47 Pages Posted: 29 Nov 2008
Date Written: November, 28 2008
We study the ability of banks and merchants to influence the consumer's payment instrument choice. Consumers participate in payment card networks to insure themselves against three types of shocks - income, theft, and their merchant match. Merchants choose which payment instruments to accept based on their production costs and increased profit opportunities. Our key results can be summarized as follows. The structure of prices is determined by the level of the bank's cost to provide payment services including the level of aggregate credit loss, the probability of theft, and the timing of income flows. We also identify equilibria where the bank finds it profitable to offer one or both payment cards. Our model predicts that when merchants are restricted to charging a uniform price for goods that they sell, the bank benefits while consumers and merchants are worse off. Finally, we compare welfare-maximizing price structures to those that result from the bank's profit-maximizing price structure.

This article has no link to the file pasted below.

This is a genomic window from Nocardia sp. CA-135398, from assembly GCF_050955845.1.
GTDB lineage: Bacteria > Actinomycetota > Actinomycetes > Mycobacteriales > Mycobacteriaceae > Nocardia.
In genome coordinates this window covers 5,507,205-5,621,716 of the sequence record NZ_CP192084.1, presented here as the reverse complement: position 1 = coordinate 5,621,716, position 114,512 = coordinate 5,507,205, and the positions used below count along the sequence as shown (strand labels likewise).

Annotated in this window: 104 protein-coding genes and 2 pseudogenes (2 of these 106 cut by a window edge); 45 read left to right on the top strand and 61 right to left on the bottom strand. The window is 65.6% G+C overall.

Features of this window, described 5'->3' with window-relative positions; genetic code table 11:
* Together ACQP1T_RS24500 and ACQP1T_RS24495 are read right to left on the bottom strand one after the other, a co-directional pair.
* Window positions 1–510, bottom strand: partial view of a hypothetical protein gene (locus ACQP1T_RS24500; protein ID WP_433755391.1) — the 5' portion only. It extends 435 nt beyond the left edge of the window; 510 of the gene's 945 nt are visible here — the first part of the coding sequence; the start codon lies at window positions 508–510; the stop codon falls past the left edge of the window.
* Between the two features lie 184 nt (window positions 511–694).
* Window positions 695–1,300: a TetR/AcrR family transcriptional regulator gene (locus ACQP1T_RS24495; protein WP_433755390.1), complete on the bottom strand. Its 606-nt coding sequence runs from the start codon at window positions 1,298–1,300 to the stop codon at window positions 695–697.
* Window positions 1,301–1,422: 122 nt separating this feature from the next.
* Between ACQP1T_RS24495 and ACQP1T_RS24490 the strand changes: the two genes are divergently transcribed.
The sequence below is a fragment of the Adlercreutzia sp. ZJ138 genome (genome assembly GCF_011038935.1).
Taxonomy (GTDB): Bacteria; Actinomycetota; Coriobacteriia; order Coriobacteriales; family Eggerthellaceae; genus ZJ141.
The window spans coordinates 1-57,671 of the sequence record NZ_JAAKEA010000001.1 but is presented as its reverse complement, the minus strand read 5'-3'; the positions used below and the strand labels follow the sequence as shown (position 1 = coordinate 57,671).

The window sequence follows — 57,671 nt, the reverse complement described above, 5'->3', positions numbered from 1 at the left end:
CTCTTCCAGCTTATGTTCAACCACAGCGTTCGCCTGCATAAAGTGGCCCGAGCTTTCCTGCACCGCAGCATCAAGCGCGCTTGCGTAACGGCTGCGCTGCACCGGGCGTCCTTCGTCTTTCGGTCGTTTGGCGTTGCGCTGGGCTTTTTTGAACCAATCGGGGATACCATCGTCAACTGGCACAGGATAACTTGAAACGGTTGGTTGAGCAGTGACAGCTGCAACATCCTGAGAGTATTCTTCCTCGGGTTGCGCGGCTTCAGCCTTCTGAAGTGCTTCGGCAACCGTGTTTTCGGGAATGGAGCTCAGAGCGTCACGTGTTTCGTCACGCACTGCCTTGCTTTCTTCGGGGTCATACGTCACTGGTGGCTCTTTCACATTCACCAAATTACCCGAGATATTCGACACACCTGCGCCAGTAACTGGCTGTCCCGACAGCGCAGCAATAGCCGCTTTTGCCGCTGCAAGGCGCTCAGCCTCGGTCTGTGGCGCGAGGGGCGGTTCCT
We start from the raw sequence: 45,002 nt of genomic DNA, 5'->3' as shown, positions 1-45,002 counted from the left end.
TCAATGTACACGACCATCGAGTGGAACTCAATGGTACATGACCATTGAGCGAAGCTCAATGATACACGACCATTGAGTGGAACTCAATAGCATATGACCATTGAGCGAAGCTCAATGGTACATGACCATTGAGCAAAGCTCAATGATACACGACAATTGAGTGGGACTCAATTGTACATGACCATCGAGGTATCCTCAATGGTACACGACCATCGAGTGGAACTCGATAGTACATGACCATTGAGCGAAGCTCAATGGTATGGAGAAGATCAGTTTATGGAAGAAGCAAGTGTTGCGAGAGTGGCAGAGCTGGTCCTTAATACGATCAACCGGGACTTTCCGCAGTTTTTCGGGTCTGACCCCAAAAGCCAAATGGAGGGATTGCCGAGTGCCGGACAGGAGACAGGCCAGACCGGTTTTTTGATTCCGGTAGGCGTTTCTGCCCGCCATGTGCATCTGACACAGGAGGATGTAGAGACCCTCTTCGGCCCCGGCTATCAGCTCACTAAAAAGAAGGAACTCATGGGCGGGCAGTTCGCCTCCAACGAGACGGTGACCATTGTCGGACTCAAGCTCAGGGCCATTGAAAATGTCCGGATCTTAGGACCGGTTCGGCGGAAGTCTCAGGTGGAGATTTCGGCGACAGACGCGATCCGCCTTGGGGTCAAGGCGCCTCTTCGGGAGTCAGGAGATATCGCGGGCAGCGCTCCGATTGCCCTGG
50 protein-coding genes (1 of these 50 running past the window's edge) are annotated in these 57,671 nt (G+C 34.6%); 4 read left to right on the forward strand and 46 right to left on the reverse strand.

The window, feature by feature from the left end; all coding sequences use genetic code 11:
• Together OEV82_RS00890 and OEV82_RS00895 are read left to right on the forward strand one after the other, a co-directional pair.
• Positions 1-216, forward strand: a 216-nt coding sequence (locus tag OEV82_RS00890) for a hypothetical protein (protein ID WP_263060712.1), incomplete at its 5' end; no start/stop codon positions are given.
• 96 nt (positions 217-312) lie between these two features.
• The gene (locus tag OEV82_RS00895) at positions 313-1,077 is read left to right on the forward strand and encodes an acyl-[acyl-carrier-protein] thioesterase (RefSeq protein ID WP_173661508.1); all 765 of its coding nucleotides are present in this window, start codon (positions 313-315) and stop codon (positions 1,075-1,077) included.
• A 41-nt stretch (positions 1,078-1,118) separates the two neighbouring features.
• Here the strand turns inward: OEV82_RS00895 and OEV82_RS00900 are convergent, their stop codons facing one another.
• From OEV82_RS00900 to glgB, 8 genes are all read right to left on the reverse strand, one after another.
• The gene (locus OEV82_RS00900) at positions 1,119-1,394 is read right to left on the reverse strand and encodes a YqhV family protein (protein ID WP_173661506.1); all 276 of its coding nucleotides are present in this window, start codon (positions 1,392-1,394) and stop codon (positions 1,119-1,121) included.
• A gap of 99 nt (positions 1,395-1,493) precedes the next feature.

Keywords: Retail Financial Services, Network Effects, Social Welfare, Multihoming
JEL Classification: L11, G21, D53
Suggested Citation: Suggested Citation
Bolt, Wilko and Chakravorti, Sujit, Consumer Choice and Merchant Acceptance of Payment Media (November, 28 2008). FRB of Chicago Working Paper No. 2008-11. Available at SSRN: https://ssrn.com/abstract=1308576 or http://dx.doi.org/10.2139/ssrn.1308576
By Marc Rysman